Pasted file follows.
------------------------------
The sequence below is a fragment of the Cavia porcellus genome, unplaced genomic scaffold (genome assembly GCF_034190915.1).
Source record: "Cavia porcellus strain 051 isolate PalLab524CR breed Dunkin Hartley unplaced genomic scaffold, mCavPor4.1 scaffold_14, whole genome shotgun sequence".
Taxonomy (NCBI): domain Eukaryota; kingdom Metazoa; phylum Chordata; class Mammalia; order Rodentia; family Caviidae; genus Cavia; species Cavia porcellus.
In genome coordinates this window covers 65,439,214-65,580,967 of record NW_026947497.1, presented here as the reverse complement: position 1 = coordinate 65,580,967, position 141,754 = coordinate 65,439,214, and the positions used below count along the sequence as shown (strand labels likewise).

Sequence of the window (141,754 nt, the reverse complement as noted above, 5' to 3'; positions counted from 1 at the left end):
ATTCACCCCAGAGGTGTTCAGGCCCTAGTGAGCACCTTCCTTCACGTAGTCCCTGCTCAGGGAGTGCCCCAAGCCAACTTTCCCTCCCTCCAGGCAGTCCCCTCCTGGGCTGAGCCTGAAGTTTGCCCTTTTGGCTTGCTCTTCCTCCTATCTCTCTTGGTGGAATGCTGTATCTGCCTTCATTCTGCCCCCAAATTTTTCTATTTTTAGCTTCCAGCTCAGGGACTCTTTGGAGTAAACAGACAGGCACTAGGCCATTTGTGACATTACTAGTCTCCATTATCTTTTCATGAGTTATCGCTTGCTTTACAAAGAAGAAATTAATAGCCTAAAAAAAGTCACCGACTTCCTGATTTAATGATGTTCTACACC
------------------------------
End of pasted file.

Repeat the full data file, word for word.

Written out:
The sequence below is a fragment of the Cavia porcellus genome, unplaced genomic scaffold (genome assembly GCF_034190915.1).
Source record: "Cavia porcellus strain 051 isolate PalLab524CR breed Dunkin Hartley unplaced genomic scaffold, mCavPor4.1 scaffold_14, whole genome shotgun sequence".
Taxonomy (NCBI): domain Eukaryota; kingdom Metazoa; phylum Chordata; class Mammalia; order Rodentia; family Caviidae; genus Cavia; species Cavia porcellus.
In genome coordinates this window covers 65,439,214-65,580,967 of record NW_026947497.1, presented here as the reverse complement: position 1 = coordinate 65,580,967, position 141,754 = coordinate 65,439,214, and the positions used below count along the sequence as shown (strand labels likewise).

Sequence of the window (141,754 nt, the reverse complement as noted above, 5' to 3'; positions counted from 1 at the left end):
ATTCACCCCAGAGGTGTTCAGGCCCTAGTGAGCACCTTCCTTCACGTAGTCCCTGCTCAGGGAGTGCCCCAAGCCAACTTTCCCTCCCTCCAGGCAGTCCCCTCCTGGGCTGAGCCTGAAGTTTGCCCTTTTGGCTTGCTCTTCCTCCTATCTCTCTTGGTGGAATGCTGTATCTGCCTTCATTCTGCCCCCAAATTTTTCTATTTTTAGCTTCCAGCTCAGGGACTCTTTGGAGTAAACAGACAGGCACTAGGCCATTTGTGACATTACTAGTCTCCATTATCTTTTCATGAGTTATCGCTTGCTTTACAAAGAAGAAATTAATAGCCTAAAAAAAGTCACCGACTTCCTGATTTAATGATGTTCTACACC